June 19, 2003
Kitaj the ‘Diasporist’
Six years have passed since painter R.B. Kitaj moved from London to Los Angeles, following a hail of criticism and counterattacks (more on that later). Recently, I visited the artist at his home and studio on the occasion of "Los Angeles Pictures," a breathtaking exhibit at Venice's LA Louver Gallery.
Kitaj's show in Venice includes more than 20 works, paintings, drawings, even a few abstracts. Clearly, Kitaj's time in Los Angeles has been productive. But can a self-proclaimed "Diasporist" ever be truly at home?
Kitaj was born in Cleveland in 1932 and joined the merchant marines in 1949. After studying art in New York, Vienna and then London (where his classmate was David Hockney) in the 1950s, he spent the next 40 years in London. In 1989, Kitaj published his polemical work, "The First Diasporist Manifesto," which argued that the conditions of being a Jew living in the Diaspora were important elements compelling Kitaj, who was struggling to create a "Jewish art."
In 1994, the Tate Gallery in London held a retrospective of Kitaj's works, a great honor rarely accorded non-British artists. The show, which traveled to Los Angeles in 1995 (the Los Angeles County Museum of Art) and New York (the Metropolitan Museum of Art) made much of Kitaj's very distinctive use of color and figurative elements to achieve a personal iconography.
However, the English critics drew their knives and savaged the show. Schadenfreude filled the art pages.
Around the same time, Kitaj's wife, the artist Sandra Fisher, whom he married in 1983 and with whom he had a son, Max, died suddenly of a cerebral hemorrhage at age 47 (she was 15 years his junior). Kitaj, in his grief, blamed her death on the bad reviews.
"No one knows what caused her hemorrhage, but stress is a contributing factor," Kitaj told me. He also blamed the bad reviews on English "low-octane anti-Semitism" -- whose existence (a question of tone, a comment, a description here and there) anyone who reads the British press regularly would be hard pressed to deny.
But can anti-Semitism, no matter how low octane, explain the bad reviews? Today Kitaj refers to the episode and the accusations he made as "my Tate war."
"I fought back," he says proudly. But shortly thereafter, he moved to Los Angeles. "London also died for me," Kitaj has written.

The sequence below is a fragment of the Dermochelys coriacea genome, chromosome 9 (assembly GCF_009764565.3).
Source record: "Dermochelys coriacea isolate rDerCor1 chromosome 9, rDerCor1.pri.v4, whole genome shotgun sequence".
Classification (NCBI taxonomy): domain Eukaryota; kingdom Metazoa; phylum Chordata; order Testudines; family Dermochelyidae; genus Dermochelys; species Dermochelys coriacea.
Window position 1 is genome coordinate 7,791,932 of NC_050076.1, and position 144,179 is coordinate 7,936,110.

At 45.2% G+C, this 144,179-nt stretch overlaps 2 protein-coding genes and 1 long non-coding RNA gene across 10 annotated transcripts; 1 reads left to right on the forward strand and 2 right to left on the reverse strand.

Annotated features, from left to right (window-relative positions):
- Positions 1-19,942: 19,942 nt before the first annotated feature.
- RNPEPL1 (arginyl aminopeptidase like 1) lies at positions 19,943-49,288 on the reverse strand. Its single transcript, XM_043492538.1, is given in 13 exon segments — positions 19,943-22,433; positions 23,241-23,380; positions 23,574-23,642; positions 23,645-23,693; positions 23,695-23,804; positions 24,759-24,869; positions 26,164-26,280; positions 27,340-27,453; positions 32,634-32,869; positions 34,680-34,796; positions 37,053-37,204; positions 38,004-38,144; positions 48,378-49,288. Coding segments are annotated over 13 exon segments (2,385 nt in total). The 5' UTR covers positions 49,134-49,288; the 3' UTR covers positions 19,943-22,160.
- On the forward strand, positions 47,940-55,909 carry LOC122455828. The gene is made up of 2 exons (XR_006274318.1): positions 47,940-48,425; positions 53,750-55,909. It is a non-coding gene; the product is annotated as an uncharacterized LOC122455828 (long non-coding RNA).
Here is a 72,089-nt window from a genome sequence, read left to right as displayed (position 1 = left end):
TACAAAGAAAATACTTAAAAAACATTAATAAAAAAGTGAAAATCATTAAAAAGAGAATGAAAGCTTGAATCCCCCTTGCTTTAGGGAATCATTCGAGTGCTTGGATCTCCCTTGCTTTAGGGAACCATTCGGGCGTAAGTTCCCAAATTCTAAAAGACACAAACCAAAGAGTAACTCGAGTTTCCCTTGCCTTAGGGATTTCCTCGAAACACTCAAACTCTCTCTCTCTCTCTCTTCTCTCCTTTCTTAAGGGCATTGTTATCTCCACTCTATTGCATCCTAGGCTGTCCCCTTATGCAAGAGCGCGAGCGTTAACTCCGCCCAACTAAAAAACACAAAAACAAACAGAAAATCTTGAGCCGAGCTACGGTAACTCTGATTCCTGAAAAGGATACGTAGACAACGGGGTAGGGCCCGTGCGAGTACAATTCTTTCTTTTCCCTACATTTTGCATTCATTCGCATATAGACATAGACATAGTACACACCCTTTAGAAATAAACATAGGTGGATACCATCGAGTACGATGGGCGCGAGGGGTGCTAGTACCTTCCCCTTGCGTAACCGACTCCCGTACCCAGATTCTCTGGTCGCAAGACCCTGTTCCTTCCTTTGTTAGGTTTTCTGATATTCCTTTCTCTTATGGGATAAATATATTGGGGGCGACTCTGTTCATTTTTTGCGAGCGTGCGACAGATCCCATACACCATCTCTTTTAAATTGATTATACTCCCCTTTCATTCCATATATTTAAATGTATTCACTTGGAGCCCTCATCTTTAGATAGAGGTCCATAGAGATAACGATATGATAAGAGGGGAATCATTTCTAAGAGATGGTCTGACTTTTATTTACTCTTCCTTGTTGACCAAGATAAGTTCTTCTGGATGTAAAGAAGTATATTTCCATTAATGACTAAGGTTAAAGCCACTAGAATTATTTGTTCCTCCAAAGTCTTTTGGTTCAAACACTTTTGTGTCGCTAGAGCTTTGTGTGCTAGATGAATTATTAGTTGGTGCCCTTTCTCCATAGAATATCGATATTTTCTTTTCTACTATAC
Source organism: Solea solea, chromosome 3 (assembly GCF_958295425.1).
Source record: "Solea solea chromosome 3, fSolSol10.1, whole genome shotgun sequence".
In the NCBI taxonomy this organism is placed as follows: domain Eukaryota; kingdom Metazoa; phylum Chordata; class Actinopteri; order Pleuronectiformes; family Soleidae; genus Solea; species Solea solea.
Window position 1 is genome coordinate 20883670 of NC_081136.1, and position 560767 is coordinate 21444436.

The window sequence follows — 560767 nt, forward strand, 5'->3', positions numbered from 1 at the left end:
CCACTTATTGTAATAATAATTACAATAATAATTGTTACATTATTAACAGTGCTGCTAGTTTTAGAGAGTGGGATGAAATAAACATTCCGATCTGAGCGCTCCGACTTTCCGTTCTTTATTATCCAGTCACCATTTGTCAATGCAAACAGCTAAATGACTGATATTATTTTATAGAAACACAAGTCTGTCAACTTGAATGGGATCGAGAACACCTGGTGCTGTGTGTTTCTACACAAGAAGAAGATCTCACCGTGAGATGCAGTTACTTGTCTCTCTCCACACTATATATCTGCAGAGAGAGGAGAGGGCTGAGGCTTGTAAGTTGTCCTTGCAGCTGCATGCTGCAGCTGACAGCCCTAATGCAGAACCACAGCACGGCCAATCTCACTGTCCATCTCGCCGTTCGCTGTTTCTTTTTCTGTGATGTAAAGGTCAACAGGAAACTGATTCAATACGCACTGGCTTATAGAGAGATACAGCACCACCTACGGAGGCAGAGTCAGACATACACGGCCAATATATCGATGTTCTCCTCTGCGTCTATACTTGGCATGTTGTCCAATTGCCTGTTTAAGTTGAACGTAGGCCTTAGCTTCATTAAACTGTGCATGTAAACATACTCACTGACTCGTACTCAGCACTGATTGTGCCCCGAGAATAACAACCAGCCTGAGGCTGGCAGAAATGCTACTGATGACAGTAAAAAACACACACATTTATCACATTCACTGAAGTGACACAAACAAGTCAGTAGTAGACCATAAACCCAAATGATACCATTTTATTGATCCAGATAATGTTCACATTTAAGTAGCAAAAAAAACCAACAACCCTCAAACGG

Los Angeles holds many claims on Kitaj. His parents are buried here. His oldest daughter, Dominie, is in the Navy near San Diego (she recently served in Kuwait during the war in Iraq); his eldest son, the screenwriter Lem Dobbs, lives here with his sons in a house down the street from Kitaj, and Los Angeles is where he first met Sandra, when he was a visiting teacher at UCLA in 1970. Their son, Max, will attend college nearby next year.
Los Angeles also affected Kitaj's work in an unexpected way. "I found a strange, new romantic subject out here." Kitaj writes in the LA Louver catalogue. "Sandra and me."
Kitaj writes: "Sandra and I became lovers again, after her death, in my old age in Los Angeles, The Angels. I could make love to my angel with my paintbrush, fondle her again, caress her contours. This greatest love story ever told, the Woman-Man Story has become quite rare in painting since the death of Picasso.... I've done about 20 of these love stories so far, and our romance need not die...."
A love so great that it transcends the grave has long been the subject of art: Orpheus descended into the underworld to retrieve Eurydice but failed to bring her back. Dante went in search of his Beatrice and was able to bring her back, but he is the exception.
There are long list of movies in which the former spouse returns, from "Blythe Spirit" to "Dona Flor" and "Ghost" (don't get me started on Demi Moore in her T-shirt. Damn you, Ashton Kutcher!). Art Buchwald even wrote a bittersweet novel, "Stella in Heaven," in which the hero's late spouse nags him from the beyond to get a new wife.
The "Los Angeles Pictures" present Kitaj and Sandra in several guises. In one work, Kitaj clings desperately to her; in another, they meet eye to eye (though a tear drips from Kitaj's). In some, they are joined as one; in others, they are separated by a large distance.
In one painting, Kitaj suckles at her breast; in another, he grabs beneath her dress. In some, Kitaj resembles Moses, other times Freud.
In one painting, he seems angry; in others, sad, desperate. In some, Sandra's eyes are closed; in others, she looks straight ahead fiercely. She wears angel wings in some, not in others.